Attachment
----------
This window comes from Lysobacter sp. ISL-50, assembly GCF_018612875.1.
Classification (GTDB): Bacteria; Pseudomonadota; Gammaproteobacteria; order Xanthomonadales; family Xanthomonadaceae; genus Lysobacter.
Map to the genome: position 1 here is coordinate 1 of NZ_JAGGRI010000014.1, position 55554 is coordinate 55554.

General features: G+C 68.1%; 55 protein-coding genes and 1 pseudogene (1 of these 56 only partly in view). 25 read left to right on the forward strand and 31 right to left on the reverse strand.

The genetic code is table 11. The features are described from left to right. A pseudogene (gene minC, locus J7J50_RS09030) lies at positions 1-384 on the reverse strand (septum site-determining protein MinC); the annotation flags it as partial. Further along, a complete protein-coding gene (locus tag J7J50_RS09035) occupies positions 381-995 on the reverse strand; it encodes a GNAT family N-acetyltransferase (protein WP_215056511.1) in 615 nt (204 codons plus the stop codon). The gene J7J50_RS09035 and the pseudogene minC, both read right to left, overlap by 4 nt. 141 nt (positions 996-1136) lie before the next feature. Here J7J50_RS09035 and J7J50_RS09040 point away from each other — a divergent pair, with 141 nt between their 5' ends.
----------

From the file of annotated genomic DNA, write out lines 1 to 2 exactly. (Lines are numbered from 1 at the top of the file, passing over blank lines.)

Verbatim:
This window comes from Lysobacter sp. ISL-50, assembly GCF_018612875.1.
Classification (GTDB): Bacteria; Pseudomonadota; Gammaproteobacteria; order Xanthomonadales; family Xanthomonadaceae; genus Lysobacter.